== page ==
How are Wimbledon using Big Data to their advantage?
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How are Wimbledon using Big Data to their advantage?

It’s that time of year: Wimbledon 2016 has started and this year they’re using Big Data to their advantage to deliver fans a better digital experience. But what are they doing?

IBM have been partnered with Wimbledon since 1990. Over the years we’ve seen an app, match analysis DVDs for players and live coverage from a digital channel. This year with the help of IBM Watson they are set to substantially surpass last year’s social media performance.

The bar is set high – Game, set, match!

Last year, 2015 saw 15 million tweets with 3 million on the last day and 23,000 per minute when Novak Djokovic defeated Federer.

2016 proposes 100,000 updates a day.

What can Watson do?

This year, IBM have combined Watson and hybrid cloud technologies; the Cognitive Command Centre will analyse vast amounts of social media and online posts with the ability to read over 400 tweets a second. Slightly faster than your average human…

Ultimately, Watson will identify emerging trends in the data. IBM will relay this information back to the All England Lawn Tennis Club (AELTC) to enable their communications team to make informed decisions, post relevant content and join critical conversations early. As a result, the information presented provides valuable insight and serves fans a better experience.

Despite the digital transformation, to ensure Wimbledon’s brand is consistent and in the correct tone no content will be automatically created.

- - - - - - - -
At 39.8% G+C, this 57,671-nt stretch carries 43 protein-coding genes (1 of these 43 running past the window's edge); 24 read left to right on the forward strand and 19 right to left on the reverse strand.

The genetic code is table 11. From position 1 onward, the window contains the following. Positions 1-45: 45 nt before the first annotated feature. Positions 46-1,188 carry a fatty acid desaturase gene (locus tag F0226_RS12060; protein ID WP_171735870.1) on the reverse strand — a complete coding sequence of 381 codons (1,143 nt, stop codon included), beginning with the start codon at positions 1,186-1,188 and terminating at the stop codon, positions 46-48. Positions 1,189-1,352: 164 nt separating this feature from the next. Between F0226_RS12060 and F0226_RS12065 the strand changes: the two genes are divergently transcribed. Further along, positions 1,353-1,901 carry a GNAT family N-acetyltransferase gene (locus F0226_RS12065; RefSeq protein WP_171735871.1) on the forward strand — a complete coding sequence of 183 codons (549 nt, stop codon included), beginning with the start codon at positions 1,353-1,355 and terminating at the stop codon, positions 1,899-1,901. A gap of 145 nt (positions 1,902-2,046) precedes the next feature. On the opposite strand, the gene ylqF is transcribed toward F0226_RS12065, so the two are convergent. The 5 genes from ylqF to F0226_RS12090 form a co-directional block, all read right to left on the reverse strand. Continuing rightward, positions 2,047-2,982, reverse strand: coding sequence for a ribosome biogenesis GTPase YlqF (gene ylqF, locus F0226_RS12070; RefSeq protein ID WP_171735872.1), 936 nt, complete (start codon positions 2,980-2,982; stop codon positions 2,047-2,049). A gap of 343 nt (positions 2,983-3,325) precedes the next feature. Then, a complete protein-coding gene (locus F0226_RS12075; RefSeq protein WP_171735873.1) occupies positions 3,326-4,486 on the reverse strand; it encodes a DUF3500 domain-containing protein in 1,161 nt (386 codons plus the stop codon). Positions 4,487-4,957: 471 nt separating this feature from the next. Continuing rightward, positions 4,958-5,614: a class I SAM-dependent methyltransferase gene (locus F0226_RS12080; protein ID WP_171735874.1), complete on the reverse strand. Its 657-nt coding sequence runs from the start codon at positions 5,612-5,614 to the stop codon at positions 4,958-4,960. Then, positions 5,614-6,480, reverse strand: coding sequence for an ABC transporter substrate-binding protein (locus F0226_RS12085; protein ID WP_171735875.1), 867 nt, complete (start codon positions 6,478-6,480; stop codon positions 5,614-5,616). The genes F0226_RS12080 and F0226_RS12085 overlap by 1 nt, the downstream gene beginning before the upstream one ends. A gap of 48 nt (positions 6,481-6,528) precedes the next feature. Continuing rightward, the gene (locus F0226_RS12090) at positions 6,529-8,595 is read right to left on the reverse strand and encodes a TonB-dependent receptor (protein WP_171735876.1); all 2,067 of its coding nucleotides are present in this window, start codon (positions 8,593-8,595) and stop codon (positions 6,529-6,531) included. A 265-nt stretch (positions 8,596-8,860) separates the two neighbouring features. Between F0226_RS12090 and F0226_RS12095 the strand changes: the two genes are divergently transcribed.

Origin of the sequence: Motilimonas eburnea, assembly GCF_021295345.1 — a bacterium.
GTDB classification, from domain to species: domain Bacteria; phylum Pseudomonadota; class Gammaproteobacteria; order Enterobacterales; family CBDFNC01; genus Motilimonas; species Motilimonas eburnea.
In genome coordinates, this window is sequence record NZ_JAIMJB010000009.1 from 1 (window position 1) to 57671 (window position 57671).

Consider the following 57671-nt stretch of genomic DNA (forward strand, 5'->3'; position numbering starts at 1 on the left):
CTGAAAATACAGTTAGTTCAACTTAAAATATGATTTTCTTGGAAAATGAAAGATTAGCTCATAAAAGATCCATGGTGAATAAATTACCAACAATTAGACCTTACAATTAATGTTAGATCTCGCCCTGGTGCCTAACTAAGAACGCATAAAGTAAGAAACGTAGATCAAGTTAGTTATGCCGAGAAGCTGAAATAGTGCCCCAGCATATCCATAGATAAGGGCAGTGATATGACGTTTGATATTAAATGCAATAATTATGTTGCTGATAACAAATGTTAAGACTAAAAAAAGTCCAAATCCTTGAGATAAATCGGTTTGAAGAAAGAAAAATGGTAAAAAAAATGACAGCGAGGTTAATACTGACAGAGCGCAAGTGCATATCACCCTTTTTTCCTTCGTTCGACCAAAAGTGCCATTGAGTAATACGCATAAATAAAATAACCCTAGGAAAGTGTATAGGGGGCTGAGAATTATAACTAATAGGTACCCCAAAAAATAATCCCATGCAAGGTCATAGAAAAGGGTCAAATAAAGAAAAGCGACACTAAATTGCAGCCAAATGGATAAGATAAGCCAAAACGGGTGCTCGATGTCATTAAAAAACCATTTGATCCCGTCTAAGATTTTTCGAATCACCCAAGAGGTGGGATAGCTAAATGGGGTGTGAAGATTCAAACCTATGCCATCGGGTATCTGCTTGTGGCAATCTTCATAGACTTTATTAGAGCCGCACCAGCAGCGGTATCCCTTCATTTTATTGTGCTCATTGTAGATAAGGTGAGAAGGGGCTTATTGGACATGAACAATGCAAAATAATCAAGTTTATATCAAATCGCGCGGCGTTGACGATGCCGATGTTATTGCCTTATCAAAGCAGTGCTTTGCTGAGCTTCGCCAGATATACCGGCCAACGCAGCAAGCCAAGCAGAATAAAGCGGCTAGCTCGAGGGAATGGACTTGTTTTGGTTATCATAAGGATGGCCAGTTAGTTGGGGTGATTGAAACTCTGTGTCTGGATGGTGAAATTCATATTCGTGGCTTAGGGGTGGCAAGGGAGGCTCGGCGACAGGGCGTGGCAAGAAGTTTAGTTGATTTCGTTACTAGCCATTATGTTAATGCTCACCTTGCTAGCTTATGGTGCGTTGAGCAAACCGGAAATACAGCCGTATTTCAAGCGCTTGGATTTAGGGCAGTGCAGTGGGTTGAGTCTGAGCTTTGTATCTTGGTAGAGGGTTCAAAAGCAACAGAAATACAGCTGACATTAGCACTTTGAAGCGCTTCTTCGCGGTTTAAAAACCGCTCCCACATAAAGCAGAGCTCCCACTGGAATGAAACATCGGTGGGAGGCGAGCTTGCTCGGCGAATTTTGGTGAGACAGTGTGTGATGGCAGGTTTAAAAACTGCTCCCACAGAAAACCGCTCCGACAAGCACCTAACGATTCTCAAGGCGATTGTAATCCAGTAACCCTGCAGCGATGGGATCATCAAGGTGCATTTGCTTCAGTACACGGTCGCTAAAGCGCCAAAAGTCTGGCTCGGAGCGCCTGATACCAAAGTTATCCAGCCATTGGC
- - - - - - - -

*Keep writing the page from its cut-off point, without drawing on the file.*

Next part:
The digital experience of Wimbledon

Organisers endeavour to deliver the Wimbledon experience to fans worldwide using digital as a “gateway to the brand.”’

Alongside the identification of emerging trends, the content is aligned across all channels and embedded into match reports. The Wimbledon app also allows for personalisation.

Alexandra Willis, Head of Communications, Content and Digital at the AELTC, reiterates the importance of all platforms to serve their audiences; although digital platforms account for around 30million viewers, TV viewers accumulate to 300million TV viewers.

In addition to all of this, around 3.2million data points are captured across the 19 courts and analysed in order to produce performance-related data such as live scores and serves. Users will be kept updated over the fortnight.

With this amount of data, could the overuse of statistics result in loss of interest?

A lack of Wi-Fi at the grounds could also interfere with the digital experience.

Over the fortnight, Watson’s ‘machine learning’ could develop the ability to determine who you support solely from monitoring your facial expressions. With this evolution of technology, are there any boundaries?

What do you think? Tweet us your thoughts @ColstonGroup

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